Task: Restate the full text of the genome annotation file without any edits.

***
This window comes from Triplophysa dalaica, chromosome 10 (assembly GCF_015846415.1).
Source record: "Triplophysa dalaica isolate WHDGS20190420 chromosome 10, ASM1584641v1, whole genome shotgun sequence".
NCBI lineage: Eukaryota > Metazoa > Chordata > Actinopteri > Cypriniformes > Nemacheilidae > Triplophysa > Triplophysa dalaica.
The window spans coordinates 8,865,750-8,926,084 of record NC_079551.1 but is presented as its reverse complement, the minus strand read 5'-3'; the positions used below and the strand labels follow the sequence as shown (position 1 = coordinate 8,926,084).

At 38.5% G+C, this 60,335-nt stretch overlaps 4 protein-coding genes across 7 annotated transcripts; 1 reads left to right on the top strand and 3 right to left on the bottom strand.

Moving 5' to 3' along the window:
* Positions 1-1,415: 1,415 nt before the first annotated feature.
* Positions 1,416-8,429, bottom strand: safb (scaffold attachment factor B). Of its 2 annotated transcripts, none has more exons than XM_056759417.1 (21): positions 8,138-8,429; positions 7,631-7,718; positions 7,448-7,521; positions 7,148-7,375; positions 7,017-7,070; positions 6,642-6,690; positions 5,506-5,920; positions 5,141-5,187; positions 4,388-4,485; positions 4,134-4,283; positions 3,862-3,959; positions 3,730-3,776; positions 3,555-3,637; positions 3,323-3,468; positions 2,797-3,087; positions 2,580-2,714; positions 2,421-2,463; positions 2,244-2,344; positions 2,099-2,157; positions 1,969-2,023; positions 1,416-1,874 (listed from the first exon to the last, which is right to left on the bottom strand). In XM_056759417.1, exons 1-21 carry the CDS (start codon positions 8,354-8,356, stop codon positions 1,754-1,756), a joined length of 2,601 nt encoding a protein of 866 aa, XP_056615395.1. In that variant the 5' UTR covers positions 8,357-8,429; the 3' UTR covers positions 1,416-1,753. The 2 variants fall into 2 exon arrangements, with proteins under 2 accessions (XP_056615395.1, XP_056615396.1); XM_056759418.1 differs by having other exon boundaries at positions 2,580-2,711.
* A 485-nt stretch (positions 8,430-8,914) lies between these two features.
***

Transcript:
This window comes from Triplophysa dalaica, chromosome 10 (assembly GCF_015846415.1).
Source record: "Triplophysa dalaica isolate WHDGS20190420 chromosome 10, ASM1584641v1, whole genome shotgun sequence".
NCBI lineage: Eukaryota > Metazoa > Chordata > Actinopteri > Cypriniformes > Nemacheilidae > Triplophysa > Triplophysa dalaica.
The window spans coordinates 8,865,750-8,926,084 of record NC_079551.1 but is presented as its reverse complement, the minus strand read 5'-3'; the positions used below and the strand labels follow the sequence as shown (position 1 = coordinate 8,926,084).

At 38.5% G+C, this 60,335-nt stretch overlaps 4 protein-coding genes across 7 annotated transcripts; 1 reads left to right on the top strand and 3 right to left on the bottom strand.

Moving 5' to 3' along the window:
* Positions 1-1,415: 1,415 nt before the first annotated feature.
* Positions 1,416-8,429, bottom strand: safb (scaffold attachment factor B). Of its 2 annotated transcripts, none has more exons than XM_056759417.1 (21): positions 8,138-8,429; positions 7,631-7,718; positions 7,448-7,521; positions 7,148-7,375; positions 7,017-7,070; positions 6,642-6,690; positions 5,506-5,920; positions 5,141-5,187; positions 4,388-4,485; positions 4,134-4,283; positions 3,862-3,959; positions 3,730-3,776; positions 3,555-3,637; positions 3,323-3,468; positions 2,797-3,087; positions 2,580-2,714; positions 2,421-2,463; positions 2,244-2,344; positions 2,099-2,157; positions 1,969-2,023; positions 1,416-1,874 (listed from the first exon to the last, which is right to left on the bottom strand). In XM_056759417.1, exons 1-21 carry the CDS (start codon positions 8,354-8,356, stop codon positions 1,754-1,756), a joined length of 2,601 nt encoding a protein of 866 aa, XP_056615395.1. In that variant the 5' UTR covers positions 8,357-8,429; the 3' UTR covers positions 1,416-1,753. The 2 variants fall into 2 exon arrangements, with proteins under 2 accessions (XP_056615395.1, XP_056615396.1); XM_056759418.1 differs by having other exon boundaries at positions 2,580-2,711.
* A 485-nt stretch (positions 8,430-8,914) lies between these two features.